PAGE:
By Catesby Holmes
The panic about swine flu reached a new pinnacle of absurdity this morning when a Mexican soccer player apparently threatened a Chilean rival with swine flu. In the 88th minute of a tied match in Latin America's annual tournament for soccer clubs, the Libertadores Cup, Hector Reynosa, of the Guadalajaran squad Chivas, coughed and launched snot into the face of Sebastián Penco, a forward on Chile's Everton team.
A Chilean media outlet immediately tied Reynosa's actions to swine flu fears, titling its story about the fight: "Mexican spat at Everton player in midst of swine flu panic."
This unsavory quarrel reflects not only the global terror that the virus has caused but also, and especially, the havoc it is wreaking on the Libertadores Cup. Two Mexican teams, San Luís de Potosí and Chivas Guadalajara, have emerged as contenders in the octavofinals-but in a country where restaurants, theaters, and schools are closed on government orders, the teams' futures are uncertain.
Competing octavofinal squads like Argentina's Boca Juniors, which will face San Luís in the next round, have expressed concern about playing on the Mexican's home turf. The Argentine team has already bought its airline tickets to and from Guadalajara, but "we'd be concerned if we ended up having to go to Mexico," said Jorge Amor Ameal, of Boca Juniors. Though he then asked for "solidarity with our Mexican brothers, and not to think so much about the sports aspect" of the lamentable situation.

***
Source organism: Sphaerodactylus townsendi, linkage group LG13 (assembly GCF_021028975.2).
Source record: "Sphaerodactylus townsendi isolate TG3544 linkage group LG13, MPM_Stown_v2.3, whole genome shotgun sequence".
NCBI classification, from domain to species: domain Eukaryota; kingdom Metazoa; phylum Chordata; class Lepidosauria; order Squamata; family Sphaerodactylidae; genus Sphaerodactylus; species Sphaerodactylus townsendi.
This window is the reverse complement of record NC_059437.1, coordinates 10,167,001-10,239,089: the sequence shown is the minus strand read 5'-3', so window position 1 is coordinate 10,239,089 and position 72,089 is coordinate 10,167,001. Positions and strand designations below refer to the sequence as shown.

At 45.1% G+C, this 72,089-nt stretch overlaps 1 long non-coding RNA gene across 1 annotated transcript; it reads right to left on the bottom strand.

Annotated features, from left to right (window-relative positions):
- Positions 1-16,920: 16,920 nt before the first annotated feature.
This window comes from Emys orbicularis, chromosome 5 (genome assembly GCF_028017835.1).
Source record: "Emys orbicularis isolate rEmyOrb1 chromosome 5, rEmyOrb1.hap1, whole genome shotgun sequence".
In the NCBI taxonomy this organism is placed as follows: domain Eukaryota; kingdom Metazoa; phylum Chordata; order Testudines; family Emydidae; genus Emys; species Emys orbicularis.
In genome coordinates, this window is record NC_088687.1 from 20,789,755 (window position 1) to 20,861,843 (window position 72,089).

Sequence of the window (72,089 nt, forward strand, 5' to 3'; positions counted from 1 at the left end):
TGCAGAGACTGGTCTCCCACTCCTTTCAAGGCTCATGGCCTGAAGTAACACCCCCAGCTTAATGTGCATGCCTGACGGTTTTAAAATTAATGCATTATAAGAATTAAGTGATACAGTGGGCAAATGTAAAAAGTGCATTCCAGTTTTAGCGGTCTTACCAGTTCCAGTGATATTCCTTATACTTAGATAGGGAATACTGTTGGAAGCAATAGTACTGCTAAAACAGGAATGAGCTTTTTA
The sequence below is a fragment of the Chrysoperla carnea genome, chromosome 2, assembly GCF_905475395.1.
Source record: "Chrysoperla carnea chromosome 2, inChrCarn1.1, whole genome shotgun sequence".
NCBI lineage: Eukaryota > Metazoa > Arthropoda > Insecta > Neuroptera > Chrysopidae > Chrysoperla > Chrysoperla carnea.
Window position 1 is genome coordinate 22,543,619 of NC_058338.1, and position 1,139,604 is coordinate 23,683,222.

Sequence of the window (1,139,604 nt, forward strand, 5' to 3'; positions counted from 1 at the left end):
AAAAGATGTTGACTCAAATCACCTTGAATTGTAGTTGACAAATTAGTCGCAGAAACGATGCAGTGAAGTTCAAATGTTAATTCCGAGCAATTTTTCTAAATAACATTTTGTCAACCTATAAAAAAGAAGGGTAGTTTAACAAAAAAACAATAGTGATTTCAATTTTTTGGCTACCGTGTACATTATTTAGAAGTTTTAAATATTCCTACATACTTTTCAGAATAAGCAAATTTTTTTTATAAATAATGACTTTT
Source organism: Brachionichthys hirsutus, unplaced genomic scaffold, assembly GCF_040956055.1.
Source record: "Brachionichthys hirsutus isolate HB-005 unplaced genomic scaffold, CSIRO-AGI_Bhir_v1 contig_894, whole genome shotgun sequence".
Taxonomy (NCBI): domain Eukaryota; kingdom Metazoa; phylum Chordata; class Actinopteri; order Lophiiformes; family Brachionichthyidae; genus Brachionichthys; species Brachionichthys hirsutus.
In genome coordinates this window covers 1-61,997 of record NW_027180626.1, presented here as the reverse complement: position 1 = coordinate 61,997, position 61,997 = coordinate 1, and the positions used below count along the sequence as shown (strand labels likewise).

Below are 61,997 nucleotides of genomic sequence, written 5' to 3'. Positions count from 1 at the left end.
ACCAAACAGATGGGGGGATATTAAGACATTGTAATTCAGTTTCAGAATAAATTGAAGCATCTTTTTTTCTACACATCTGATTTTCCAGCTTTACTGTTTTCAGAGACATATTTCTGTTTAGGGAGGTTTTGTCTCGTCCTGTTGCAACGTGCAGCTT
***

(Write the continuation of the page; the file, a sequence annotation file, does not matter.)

Earlier this week the South American Football Association (Conmebol) announced that the Mexican teams would relocate to Bogotá to host home games at its El Campín stadium. But yesterday the Colombian capital's government rejected the bid, citing the World Health Organization pandemic warnings. The directors of Conmebol have scheduled a meeting to determine whether the Mexican teams will continue to compete for the coveted Libertadores trophy¬, or if they will be obliged to withdraw from the tournament.
For his part, the Mexican defender Hector Reynosa quickly apologized for his actions during today's game, but added that he would not put up with "people calling us lepers."
In related news, on Thursday the Mexican daily El Universal published an article revealing that an online vendor is selling $24 tee-shirts bearing the slogan, "I Went to Mexico and All I Got was Swine Flu." Neither Mexican nor American officials have commented on the offending shirts yet.
Though it could be said that Reynosa did.
Catesby Holmes is an assistant editor at Travel + Leisure magazine.